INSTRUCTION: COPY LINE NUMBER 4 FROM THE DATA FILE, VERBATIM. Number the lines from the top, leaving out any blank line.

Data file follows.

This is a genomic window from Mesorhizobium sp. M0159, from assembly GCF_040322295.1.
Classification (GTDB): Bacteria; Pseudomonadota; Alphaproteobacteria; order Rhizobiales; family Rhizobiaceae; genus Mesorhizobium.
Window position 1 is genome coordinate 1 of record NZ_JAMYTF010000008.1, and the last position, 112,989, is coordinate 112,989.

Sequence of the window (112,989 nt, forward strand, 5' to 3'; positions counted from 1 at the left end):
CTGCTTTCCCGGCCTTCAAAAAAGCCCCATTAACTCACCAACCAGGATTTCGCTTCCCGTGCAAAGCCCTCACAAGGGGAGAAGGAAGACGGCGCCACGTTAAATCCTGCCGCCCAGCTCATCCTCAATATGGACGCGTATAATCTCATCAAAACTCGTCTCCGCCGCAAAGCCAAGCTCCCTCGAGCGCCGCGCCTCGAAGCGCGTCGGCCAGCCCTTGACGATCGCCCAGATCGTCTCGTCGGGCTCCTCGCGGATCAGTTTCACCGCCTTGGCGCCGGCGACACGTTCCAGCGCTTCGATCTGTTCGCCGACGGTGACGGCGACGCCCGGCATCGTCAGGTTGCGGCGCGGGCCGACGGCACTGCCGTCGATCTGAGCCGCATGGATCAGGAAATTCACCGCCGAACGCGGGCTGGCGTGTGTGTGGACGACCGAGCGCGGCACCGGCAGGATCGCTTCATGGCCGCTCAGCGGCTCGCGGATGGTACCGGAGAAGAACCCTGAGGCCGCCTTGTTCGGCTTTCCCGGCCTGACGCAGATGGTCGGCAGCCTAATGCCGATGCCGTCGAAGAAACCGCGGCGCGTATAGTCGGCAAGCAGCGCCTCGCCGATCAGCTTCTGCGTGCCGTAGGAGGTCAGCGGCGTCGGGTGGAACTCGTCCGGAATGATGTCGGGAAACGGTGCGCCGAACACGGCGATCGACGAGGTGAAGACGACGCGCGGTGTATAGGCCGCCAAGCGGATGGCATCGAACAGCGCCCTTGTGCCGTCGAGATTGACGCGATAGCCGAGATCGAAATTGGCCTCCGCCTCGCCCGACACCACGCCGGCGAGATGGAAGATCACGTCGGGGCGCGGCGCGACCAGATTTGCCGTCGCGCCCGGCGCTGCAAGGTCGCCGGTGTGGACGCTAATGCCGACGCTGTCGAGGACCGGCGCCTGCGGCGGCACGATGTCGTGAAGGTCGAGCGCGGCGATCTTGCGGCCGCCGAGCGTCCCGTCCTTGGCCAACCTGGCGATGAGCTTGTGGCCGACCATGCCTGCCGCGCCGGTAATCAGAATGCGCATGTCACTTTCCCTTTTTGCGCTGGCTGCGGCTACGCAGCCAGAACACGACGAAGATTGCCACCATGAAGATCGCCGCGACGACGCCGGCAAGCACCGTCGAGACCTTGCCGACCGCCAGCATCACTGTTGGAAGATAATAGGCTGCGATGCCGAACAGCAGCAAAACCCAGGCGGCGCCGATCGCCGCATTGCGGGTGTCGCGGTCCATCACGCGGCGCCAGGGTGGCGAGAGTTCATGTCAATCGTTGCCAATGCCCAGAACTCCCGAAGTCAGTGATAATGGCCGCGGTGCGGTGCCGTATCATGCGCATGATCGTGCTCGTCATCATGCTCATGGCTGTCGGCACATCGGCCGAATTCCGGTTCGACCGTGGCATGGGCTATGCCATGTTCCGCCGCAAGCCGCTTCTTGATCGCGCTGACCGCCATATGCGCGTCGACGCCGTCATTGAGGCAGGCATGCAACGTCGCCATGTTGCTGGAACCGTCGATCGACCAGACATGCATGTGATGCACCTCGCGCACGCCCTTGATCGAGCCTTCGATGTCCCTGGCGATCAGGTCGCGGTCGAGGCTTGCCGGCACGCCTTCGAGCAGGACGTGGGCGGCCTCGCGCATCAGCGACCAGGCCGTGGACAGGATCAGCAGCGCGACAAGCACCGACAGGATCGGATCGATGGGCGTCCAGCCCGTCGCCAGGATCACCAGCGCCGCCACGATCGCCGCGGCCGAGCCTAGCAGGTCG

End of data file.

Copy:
Sequence of the window (112,989 nt, forward strand, 5' to 3'; positions counted from 1 at the left end):